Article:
Suzanne Segerstrom

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Suzanne Segerstrom is Professor of Psychology at the University of Kentucky and known for her clinical research on optimism and other personality traits in relation to health. In 2002, Segerstrom was the first prize recipient of the Templeton Positive Psychology Prize for her work "aimed at understanding the processes behind optimistic dispositions and beliefs and, in particular, how these processes relate to the functioning of the immune system".[1] She has served as President of the American Psychosomatic Society[2] and is a Fellow of the Association for Psychological Science.[3]

Segerstrom attended Lewis and Clark College where she received a bachelor's degree in psychology and music (1990). After completing M.A. and Ph.D. degrees in clinical psychology at UCLA (1997), and a clinical internship in psychology at Vancouver Hospital and Health Sciences Center (University of British Columbia), Segerstrom went on to earn a M.P.H. degree in biostatistics from the University of Kentucky (2017).[4]

Segerstrom became involved in the study of optimism when she was a graduate student studying under the supervision of Shelley E. Taylor at UCLA.[5] Segerstrom was awarded the Martin E. P. Seligman Award for Outstanding Dissertation Research on the Science of Optimism and Hope from the American Psychological Association. More recent longitudinal research, funded through grants from the National Institute on Aging, has focused on well being, self-regulation, and health in older adults.[6]


Segerstrom's research examines the impact of differences in cognition, emotion, and personality factors (e.g., optimism) on psychological well-being, health, and physiological functions (e.g., immune system).[5] She is known for her research on disappointment and emotional approach coping. She is also known for her work drawing a connection between optimism and psychosocial factors in HIV patients. One aspect of Suzanne's research focuses on optimism in relation to the functioning of the immune system. She conducted a research study with Sandra Sephton (University of Louisville) to figure out how law students' expectations for their future affected their immune response. The results of the research study suggested that optimism yields health benefits[7]. Other studies besides Segerstrom's similarly suggest that people who have positive attitudes have better health outcomes.[8]

Segerstrom is the author of Breaking Murphy's Law: How Optimists Get What They Want and Pessimists Can Too[9] and the editor of The Oxford Handbook of Psychneuroimmunology.[10]

Selected works[edit]

  • Segerstrom, S. C. (2007). Optimism and resources: Effects on each other and on health over 10 years. Journal of Research in Personality, 41(4), 772-786.
  • Segerstrom, S. C., & Miller, G. E. (2004). Psychological stress and the human immune system: a meta-analytic study of 30 years of inquiry. Psychological Bulletin, 130(4), 601-630.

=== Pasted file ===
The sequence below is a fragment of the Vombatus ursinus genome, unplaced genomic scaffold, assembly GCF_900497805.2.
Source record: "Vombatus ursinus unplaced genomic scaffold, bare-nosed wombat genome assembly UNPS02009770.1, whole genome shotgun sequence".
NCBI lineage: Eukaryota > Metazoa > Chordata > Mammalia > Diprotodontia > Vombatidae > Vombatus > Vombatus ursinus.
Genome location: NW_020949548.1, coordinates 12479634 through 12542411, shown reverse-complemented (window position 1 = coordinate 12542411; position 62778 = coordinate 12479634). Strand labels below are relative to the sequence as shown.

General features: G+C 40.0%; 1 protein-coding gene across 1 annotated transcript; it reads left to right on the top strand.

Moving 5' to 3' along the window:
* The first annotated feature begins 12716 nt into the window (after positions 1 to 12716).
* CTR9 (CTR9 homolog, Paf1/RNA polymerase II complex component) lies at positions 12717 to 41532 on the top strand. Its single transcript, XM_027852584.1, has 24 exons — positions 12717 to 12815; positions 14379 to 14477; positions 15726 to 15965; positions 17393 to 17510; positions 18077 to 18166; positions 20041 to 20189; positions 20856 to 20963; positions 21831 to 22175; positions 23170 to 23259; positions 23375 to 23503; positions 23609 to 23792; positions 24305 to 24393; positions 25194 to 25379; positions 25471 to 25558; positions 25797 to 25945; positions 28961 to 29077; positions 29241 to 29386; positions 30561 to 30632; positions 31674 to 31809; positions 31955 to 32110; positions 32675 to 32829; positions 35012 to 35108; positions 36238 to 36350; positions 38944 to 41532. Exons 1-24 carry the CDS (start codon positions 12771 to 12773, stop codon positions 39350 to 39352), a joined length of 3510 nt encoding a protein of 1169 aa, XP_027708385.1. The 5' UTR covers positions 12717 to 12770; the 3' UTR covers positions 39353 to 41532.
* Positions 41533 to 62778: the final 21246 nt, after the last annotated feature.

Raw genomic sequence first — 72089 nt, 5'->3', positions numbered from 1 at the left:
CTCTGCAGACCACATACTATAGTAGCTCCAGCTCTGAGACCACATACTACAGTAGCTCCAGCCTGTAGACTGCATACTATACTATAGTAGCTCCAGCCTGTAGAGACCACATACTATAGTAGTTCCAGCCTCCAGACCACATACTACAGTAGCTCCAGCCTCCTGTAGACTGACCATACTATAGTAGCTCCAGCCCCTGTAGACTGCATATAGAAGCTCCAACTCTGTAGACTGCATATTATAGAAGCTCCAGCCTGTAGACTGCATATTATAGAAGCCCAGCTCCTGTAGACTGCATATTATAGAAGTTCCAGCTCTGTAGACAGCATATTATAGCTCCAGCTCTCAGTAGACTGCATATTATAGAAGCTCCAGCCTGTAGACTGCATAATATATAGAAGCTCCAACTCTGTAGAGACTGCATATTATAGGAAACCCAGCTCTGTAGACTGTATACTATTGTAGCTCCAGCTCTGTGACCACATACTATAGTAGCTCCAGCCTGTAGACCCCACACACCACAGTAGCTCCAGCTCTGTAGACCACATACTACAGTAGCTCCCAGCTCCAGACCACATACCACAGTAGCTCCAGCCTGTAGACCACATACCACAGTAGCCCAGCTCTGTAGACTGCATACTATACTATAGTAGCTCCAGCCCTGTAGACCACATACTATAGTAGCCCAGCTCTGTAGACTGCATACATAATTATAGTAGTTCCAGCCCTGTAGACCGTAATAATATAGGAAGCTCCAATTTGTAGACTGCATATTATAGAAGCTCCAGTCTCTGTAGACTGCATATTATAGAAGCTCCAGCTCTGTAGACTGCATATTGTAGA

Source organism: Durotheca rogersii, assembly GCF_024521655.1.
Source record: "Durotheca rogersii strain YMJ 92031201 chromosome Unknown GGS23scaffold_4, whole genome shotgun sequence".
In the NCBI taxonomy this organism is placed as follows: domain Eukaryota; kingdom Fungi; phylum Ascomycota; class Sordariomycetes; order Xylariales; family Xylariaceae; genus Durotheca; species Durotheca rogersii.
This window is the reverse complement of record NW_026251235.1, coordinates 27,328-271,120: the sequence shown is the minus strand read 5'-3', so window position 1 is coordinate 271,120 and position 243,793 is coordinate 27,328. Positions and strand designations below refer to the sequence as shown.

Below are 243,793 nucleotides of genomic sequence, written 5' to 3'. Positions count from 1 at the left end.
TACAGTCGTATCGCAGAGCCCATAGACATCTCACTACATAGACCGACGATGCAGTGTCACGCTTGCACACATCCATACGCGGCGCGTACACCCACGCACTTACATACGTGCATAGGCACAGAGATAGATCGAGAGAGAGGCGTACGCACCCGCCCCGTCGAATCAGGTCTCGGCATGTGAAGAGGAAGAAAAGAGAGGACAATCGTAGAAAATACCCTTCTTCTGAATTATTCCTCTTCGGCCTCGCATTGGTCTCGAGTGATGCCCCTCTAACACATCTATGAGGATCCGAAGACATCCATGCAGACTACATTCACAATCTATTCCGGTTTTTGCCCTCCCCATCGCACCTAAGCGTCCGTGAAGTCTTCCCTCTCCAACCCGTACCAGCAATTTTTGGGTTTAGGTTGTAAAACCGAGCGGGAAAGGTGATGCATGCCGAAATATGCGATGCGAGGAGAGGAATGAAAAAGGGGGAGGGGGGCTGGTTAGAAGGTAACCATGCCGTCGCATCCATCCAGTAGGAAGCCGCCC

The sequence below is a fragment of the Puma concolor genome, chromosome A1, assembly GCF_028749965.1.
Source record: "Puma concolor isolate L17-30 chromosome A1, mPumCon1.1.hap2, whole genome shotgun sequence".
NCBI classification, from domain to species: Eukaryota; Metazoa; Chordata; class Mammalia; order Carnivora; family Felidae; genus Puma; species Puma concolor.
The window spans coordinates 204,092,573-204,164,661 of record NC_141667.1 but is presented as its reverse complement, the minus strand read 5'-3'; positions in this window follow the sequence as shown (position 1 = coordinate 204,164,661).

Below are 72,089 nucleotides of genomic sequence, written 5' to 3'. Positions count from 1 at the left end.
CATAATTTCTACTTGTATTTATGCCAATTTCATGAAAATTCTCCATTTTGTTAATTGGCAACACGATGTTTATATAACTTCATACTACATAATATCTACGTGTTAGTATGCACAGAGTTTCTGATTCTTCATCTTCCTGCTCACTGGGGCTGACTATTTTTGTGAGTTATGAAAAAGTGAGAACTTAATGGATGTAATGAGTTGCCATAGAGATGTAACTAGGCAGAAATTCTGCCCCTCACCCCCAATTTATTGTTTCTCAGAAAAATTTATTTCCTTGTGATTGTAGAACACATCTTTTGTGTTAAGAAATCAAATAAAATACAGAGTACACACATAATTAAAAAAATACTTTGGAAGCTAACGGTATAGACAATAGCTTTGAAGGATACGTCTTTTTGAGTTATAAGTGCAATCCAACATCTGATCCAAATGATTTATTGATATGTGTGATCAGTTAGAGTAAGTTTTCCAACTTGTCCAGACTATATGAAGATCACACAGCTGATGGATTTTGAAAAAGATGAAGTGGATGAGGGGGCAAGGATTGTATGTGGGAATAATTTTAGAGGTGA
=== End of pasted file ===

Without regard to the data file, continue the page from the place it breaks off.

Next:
• Segerstrom, S. C., & Nes, L. S. (2007). Heart rate variability reflects self-regulatory strength, effort, and fatigue. Psychological Science, 18(3), 275-281.
  • Segerstrom, S. C., Taylor, S. E., Kemeny, M. E., & Fahey, J. L. (1998). Optimism is associated with mood, coping, and immune change in response to stress. Journal of Personality and Social Psychology, 74(6), 1646-1655.
  • Segerstrom, S. C., Tsao, J. C., Alden, L. E., & Craske, M. G. (2000). Worry and rumination: Repetitive thought as a concomitant and predictor of negative mood. Cognitive Therapy and Research, 24(6), 671-688.


  1. ^ "Psychologists Receive Profession's Largest Monetary Prize for Research on the Effect Positive Traits Such as Optimism Have on Psychological and Physical Health". APA.
  2. ^ "APS Newsletter". Retrieved 2018-10-10.
  3. ^ "Segerstrom Named APS Fellow for Outstanding Contribution to Psychology | University of Kentucky Research". Retrieved 2018-10-10.
  4. ^ "Suzanne Segerstrom | Psychology". Retrieved 2018-10-10.
  5. ^ a b Crawford, Nicole. "Positivity pays off for winners of psychology's top monetary prize". American Psychological Association.
  6. ^ Suzanne, Segerstrom. "Self-Regulation and Aging: Substrates and Health Consequences". Grantome.
  7. ^ Segerstrom, Suzanne C.; Sephton, Sandra E. (2010-02-24). "Optimistic Expectancies and Cell-Mediated Immunity". Psychological Science. 21 (3): 448–455. doi:10.1177/0956797610362061. PMC 3933956. PMID 20424083.
  8. ^ Allen-West, Catherine. "Optimism Boosts the Immune System". Association for Psychological Science.
  9. ^ C., Segerstrom, Suzanne (2006). Breaking Murphy's law : how optimists get what they want from life-- and pessimists can too. New York: Guilford Press. ISBN 9781593855925. OCLC 62525100.
  10. ^ The Oxford handbook of psychoneuroimmunology. Segerstrom, Suzanne C. New York: Oxford University Press. 2012. ISBN 9780195394399. OCLC 775894214.CS1 maint: others (link)

External links[edit]